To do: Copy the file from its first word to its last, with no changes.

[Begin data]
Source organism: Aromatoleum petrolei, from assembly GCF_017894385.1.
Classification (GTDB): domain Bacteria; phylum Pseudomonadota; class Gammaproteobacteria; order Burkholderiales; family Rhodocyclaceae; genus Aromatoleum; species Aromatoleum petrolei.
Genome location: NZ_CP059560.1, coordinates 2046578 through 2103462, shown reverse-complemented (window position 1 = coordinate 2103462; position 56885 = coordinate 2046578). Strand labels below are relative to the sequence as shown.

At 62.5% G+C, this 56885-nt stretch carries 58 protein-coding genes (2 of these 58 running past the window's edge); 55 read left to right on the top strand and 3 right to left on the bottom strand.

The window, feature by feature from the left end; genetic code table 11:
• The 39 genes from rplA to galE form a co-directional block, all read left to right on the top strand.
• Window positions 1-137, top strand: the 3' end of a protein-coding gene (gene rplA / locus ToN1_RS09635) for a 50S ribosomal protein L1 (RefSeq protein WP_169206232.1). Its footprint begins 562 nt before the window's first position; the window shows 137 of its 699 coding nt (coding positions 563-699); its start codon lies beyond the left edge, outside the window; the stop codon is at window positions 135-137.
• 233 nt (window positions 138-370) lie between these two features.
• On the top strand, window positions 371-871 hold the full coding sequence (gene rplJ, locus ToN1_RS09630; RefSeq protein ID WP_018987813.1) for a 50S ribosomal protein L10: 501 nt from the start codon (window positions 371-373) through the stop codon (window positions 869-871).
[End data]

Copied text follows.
Source organism: Aromatoleum petrolei, from assembly GCF_017894385.1.
Classification (GTDB): domain Bacteria; phylum Pseudomonadota; class Gammaproteobacteria; order Burkholderiales; family Rhodocyclaceae; genus Aromatoleum; species Aromatoleum petrolei.
Genome location: NZ_CP059560.1, coordinates 2046578 through 2103462, shown reverse-complemented (window position 1 = coordinate 2103462; position 56885 = coordinate 2046578). Strand labels below are relative to the sequence as shown.

At 62.5% G+C, this 56885-nt stretch carries 58 protein-coding genes (2 of these 58 running past the window's edge); 55 read left to right on the top strand and 3 right to left on the bottom strand.

The window, feature by feature from the left end; genetic code table 11:
• The 39 genes from rplA to galE form a co-directional block, all read left to right on the top strand.
• Window positions 1-137, top strand: the 3' end of a protein-coding gene (gene rplA / locus ToN1_RS09635) for a 50S ribosomal protein L1 (RefSeq protein WP_169206232.1). Its footprint begins 562 nt before the window's first position; the window shows 137 of its 699 coding nt (coding positions 563-699); its start codon lies beyond the left edge, outside the window; the stop codon is at window positions 135-137.
• 233 nt (window positions 138-370) lie between these two features.
• On the top strand, window positions 371-871 hold the full coding sequence (gene rplJ, locus ToN1_RS09630; RefSeq protein ID WP_018987813.1) for a 50S ribosomal protein L10: 501 nt from the start codon (window positions 371-373) through the stop codon (window positions 869-871).